113–119 West Superior Street | Architect: George Wirth | Built: 1882 | Altered repeatedly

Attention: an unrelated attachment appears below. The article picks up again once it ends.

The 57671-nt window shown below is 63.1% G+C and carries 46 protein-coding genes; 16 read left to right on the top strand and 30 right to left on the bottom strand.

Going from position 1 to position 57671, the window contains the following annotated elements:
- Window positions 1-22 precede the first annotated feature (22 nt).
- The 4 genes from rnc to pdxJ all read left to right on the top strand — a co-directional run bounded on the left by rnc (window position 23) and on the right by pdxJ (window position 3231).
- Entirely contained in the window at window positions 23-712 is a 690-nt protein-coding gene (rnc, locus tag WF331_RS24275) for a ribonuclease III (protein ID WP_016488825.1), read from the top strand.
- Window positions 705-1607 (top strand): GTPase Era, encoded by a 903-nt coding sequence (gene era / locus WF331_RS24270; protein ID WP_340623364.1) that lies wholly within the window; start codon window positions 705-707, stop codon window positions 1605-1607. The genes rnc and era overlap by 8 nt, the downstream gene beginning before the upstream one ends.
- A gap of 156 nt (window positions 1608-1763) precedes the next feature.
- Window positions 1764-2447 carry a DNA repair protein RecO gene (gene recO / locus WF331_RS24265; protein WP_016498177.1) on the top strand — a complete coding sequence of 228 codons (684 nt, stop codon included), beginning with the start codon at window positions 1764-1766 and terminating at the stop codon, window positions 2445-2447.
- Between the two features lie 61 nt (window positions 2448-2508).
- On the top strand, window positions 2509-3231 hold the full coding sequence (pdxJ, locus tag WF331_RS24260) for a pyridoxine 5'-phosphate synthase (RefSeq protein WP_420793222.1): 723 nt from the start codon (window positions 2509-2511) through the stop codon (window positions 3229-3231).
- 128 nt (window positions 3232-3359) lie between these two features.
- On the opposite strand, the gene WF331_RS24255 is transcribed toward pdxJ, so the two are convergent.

When first built, the Metropolitan Block’s Queen Anne façade was highly adorned and faced with patterned brick, Ohio sandstone, and terra cotta trim. The building still serves Duluth, but its architect, George Wirth, wouldn’t recognize it if he were alive to see it: its façade has been altered repeatedly over the years. Commissioned by Duluthians George Spencer and Melvin Forbes, the Metropolitan was built to house the American Exchange Bank and offices for the newly formed Board of Trade—but it is known best as a dry goods store. First Metropolitan Dry Goods (1882–1884), then Friemuth’s Dry Goods (1884–1900), the Gray-Tallent Store, George A. Gray & Company, and finally Wahl’s Department Store (1936–1989). In 1911 Gray remodeled the building inside and out, covering the exterior with a more restrained look featuring neo-classical elements. Fifty years later, Wahl’s gave it another new exterior. When Wahl’s closed in 1989, Maurices purchased the building and connected it to its office building next-door, again altering the façade, this time to tie in seamlessly with its neighboring building.